Between July 14-18, Vancouver’s film society Cinematheque screened the two best Wuxia films from King Hu (1932-1997), a prominent director born in Beijing and based in both Taiwan and Hong-Kong. The reception of the two films, A Touch of Zen (1971) and Dragon Gate Inn (1967) was warm enough that the theatre scheduled further screenings on the BC Day long weekend.
Hu’s Dragon Gate Inn follows the very basic elements of wuxia: moralist themes (despite the hardboiled violence), martial arts house style, fighting against tyrants, deeds of chivalry, struggle and sacrifice for a justice and order, as well as personal and civil righteousness. Wuxia films generally depict these elements through the warrior-philosopher archetypal figure of Xia or Ruxia (Confucian Knight) who symbolise the Chinese of knight-errantry, an ancient Chinese concept that has been passed down through fictions and real historical records thousands of years ago.
Sima Qian’s Records Of A Grand Historian (written over two thousand years ago) identifies Yi (righteousness), Xin (trust), Gong (meritorious service), Jie (tidiness) and Rang (tolerance) as the main ethical principles guiding the behaviour of Xia. The motivating principle behind the knight-errant’s mission to do good deeds and to act is a sense of altruism. Wuxia heroes all aim at achieving one final goal: attaining harmonious balance between Wen (civil values) and Wu (military values) dialects for the sake of a utopian society based on justice, order, and fairness.
Set in the Ming dynasty, the recurring themes of invasion, foreign hordes, and corrupt officials, have led many critics to draw parallels to the contemporary struggle between a benevolent order and despotism in China. Despite the film’s obvious tendency towards fantasy, the details, personalities and plot twists are grounded in real historical incidents of the Ming dynasty, further strengthening the historical parallels for critics. For example, in his article “History, Nation and Politics in King Hu’s Dragon Gate Inn and A Touch of Zen,” film scholar Stephen Teo explores the political undertones of both films and how the tyrannical figures from history may be seen as reflections of the contemporary China’s current government (find the article here). For example, there are scholars who have argued that the resurgent dictatorship of Xi Jinping, the general secretary of the Chinese Communist Party and President of the People’s Republic of China in 2012, with no freedom in the world, on the net, and in the press is a modern example of ancient dictatorships reflected in films as such.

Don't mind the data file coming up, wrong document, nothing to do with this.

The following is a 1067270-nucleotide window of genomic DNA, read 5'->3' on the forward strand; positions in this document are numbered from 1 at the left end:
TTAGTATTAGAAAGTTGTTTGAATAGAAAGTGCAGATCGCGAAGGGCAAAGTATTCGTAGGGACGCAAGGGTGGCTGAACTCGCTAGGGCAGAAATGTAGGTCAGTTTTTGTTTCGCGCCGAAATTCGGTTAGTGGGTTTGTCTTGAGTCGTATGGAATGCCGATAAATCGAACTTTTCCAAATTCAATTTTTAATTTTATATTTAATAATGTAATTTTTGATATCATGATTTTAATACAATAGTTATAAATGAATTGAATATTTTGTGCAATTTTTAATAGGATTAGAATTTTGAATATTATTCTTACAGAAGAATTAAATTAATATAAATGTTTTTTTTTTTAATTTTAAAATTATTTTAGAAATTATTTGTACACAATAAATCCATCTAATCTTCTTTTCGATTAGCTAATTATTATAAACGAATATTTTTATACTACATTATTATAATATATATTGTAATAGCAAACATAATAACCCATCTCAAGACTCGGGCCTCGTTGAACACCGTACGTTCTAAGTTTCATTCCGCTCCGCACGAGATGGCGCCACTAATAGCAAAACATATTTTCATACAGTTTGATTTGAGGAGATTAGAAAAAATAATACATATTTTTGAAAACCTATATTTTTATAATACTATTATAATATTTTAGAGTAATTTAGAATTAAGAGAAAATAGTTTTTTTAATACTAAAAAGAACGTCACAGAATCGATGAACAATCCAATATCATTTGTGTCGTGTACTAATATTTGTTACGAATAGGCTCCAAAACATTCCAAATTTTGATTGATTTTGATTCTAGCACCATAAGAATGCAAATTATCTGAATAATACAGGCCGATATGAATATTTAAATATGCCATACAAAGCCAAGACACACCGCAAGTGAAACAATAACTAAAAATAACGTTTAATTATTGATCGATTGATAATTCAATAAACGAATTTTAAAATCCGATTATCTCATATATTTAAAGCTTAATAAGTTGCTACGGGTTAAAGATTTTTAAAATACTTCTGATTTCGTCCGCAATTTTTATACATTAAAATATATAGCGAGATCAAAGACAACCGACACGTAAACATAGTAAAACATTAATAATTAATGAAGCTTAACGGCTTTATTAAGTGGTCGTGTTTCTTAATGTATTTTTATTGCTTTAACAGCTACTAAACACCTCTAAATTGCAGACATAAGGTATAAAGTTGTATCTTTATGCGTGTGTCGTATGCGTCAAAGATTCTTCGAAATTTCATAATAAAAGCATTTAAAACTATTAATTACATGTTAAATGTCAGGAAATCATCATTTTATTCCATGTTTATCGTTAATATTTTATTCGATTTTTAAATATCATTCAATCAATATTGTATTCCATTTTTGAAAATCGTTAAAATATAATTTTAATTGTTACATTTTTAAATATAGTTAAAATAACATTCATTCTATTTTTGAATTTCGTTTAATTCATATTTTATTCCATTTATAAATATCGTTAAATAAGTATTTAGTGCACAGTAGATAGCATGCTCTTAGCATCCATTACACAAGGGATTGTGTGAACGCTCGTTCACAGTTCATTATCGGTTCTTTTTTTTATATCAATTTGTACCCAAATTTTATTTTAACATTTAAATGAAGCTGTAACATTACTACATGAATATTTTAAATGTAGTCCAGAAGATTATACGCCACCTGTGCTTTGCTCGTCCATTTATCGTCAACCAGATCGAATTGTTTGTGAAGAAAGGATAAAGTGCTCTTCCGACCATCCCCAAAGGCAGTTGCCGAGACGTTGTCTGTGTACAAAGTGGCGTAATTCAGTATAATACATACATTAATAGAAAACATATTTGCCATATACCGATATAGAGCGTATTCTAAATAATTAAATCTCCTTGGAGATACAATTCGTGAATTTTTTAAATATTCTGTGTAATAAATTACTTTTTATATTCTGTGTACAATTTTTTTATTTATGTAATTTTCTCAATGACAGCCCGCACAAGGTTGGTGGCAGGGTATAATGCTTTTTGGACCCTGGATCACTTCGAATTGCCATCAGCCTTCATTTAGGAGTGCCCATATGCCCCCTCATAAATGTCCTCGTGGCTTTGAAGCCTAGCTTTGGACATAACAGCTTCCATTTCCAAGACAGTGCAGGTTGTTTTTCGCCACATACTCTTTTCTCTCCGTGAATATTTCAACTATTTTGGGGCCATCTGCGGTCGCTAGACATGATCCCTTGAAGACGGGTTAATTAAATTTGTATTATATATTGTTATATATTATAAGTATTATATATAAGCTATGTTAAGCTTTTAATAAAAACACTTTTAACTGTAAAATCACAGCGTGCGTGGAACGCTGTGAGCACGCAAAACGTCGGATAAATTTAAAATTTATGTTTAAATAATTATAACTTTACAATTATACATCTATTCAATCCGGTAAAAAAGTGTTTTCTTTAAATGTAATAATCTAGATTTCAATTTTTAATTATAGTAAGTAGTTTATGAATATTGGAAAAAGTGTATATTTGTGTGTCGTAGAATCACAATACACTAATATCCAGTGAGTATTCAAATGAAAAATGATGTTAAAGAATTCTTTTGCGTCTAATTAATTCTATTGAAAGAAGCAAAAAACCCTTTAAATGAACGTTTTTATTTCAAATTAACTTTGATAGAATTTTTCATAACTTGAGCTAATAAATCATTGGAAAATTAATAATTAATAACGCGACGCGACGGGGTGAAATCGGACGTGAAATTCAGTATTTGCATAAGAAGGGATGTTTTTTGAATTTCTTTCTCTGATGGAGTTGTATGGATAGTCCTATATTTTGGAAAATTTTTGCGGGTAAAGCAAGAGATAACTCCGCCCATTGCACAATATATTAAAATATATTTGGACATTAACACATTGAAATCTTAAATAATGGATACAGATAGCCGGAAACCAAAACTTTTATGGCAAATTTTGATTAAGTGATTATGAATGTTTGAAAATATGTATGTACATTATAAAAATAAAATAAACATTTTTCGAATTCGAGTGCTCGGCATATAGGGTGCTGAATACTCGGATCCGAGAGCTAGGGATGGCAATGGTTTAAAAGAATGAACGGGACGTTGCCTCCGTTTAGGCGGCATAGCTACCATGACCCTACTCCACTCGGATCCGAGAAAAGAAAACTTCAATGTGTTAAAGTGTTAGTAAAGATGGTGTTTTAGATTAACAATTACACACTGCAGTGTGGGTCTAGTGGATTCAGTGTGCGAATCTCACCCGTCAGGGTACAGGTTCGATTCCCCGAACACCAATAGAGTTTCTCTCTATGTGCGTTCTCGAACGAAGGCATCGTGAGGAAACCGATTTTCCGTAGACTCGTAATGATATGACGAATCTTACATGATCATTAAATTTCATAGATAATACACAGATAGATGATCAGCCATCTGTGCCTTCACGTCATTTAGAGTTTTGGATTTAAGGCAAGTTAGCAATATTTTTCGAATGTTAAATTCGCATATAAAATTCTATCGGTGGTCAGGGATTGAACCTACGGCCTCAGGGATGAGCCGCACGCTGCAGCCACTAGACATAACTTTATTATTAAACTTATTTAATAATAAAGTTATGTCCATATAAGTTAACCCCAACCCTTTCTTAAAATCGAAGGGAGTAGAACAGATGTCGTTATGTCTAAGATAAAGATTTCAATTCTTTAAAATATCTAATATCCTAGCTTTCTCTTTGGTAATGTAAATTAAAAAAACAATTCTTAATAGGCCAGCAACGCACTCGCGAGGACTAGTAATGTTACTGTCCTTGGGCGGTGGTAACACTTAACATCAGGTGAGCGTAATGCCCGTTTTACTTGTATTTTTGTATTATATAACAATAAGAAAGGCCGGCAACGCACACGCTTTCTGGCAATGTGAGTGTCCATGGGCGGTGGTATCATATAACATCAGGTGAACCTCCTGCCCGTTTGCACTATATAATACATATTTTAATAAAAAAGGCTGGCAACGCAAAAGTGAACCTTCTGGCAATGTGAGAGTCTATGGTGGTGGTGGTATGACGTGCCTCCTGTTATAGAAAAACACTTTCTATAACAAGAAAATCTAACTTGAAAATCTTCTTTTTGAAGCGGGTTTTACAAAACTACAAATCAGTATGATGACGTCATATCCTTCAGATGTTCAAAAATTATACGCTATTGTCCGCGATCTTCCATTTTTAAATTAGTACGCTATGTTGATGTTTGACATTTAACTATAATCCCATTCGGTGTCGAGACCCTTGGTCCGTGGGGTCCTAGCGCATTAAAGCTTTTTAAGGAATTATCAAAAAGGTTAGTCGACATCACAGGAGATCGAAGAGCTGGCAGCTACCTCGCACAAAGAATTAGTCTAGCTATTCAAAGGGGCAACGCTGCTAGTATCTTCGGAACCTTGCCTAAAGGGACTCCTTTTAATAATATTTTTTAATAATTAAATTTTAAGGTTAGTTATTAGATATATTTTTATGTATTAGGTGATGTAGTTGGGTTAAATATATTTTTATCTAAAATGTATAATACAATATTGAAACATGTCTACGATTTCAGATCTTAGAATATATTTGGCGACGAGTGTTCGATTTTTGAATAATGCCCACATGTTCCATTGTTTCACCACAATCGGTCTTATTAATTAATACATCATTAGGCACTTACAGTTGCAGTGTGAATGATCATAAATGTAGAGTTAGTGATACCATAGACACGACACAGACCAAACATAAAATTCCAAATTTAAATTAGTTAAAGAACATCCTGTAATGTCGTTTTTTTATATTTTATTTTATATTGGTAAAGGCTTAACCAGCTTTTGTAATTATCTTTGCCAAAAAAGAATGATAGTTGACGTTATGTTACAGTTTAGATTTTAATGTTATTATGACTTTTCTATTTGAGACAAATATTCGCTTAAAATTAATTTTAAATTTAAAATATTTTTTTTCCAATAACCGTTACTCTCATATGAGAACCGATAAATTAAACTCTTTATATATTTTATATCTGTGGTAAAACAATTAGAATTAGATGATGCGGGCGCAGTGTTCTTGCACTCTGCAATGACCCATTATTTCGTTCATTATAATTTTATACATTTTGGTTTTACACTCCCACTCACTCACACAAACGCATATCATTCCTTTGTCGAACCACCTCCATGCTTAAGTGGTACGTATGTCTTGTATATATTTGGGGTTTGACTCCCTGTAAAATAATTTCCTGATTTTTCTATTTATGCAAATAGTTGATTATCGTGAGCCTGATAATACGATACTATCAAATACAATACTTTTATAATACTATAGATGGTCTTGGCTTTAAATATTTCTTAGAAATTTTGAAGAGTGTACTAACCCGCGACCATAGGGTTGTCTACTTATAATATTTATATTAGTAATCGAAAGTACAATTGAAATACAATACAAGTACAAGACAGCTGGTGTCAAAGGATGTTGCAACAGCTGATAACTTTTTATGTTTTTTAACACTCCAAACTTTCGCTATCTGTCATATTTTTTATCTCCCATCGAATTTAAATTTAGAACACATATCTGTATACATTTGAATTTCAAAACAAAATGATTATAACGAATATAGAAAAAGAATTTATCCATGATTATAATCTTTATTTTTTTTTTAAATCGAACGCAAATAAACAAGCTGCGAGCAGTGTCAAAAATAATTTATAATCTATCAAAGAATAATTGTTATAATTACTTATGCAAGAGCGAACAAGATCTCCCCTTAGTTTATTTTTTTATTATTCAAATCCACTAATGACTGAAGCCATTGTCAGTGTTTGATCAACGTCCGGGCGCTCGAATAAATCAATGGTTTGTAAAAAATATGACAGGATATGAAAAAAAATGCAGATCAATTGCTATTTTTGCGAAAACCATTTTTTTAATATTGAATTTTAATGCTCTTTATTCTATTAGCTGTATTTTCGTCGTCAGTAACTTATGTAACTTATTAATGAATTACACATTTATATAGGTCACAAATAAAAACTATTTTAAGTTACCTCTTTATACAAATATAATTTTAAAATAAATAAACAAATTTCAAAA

The film’s plot is a simple one. It begins with narration explaining the eunuchs’ rise to power and their control of two departments of state: the dongchang (Eastern agency of the Emperor’s secret service) and the jinyiwei (the Imperial Guards). The minister of war Yu Qian receives an order to fight against Cao Shaoqin, the head of dongchang and the eastern agency’s forces. Yu Qian’s three children are banished to the Dragon Gate, a military outpost guarded by enemy troops. Fearing future revenge from Yu’s children, Shaoqin sends his minions to assassinate the children as they go on their journey to exile, but a lone swordsman intervenes to save the children. The rest of the narrative proceeds as a series of separate arrivals of opponent forces to the Dragon Gate and the various situations of combat between the two sides.
Despite the story’s apparent simplicity, Hu’s infusion of Beijing Opera elements to the dominant wuxia setting takes the film to a whole new level. For example, the operatic style is apparent in the opening scenes where the eunuchs of the dongchang are introduced. They appear on screen moving rhythmically to the beat of traditional opera music, similar to the grand stage entrances of classic operas. Throughout the film, the choreographed advance of opponents in action sequences to the accented beat of the ban (wooden board that typically recurs in Beijing Opera) render the characters as “stock theatrical types” rather than real-life human beings, Stephen Teo observes. These synchronised movements result in awkward pauses in the opponents’ fightings, suggesting Hu’s operatic effect.
Dragon Inn was the first film in which Hu included theatre staging into his cinematic style. The separate arrivals of individuals and groups to the inn, in fact, is more like a series of fragmented set pieces, almost theatrical stage entrances. These set pieces unfold seemingly without a story to thread them together. As writer Tang Wenbiao has noted, the film is suggestive of the anti-narrative structures of French new wave master Jean-Luc Godard.
This interest in theatrical tactics gives an aura of fantasy to Hu’s subsequent wuxia films. However, superficial elements of opera and wuxia were not the only concerns of the director. In addition to the aesthetic creativity that Hu achieved through the infusion of the two genres, he found the most economical means to express meaning through theatrical fight conventions.
The main message of this film, like most wuxia plots, is that the power of the chivalric hero is only as great as his or her moral accomplishment. In Dragon Gate Inn, the heroes fight against the forces of totalitarian power and for the cause of a just minister. They make great sacrifices that determine the moral dimension of their violence and by doing so, they reach the balanced harmony between wen and wu and become one step closer to achieving the just society they aim for.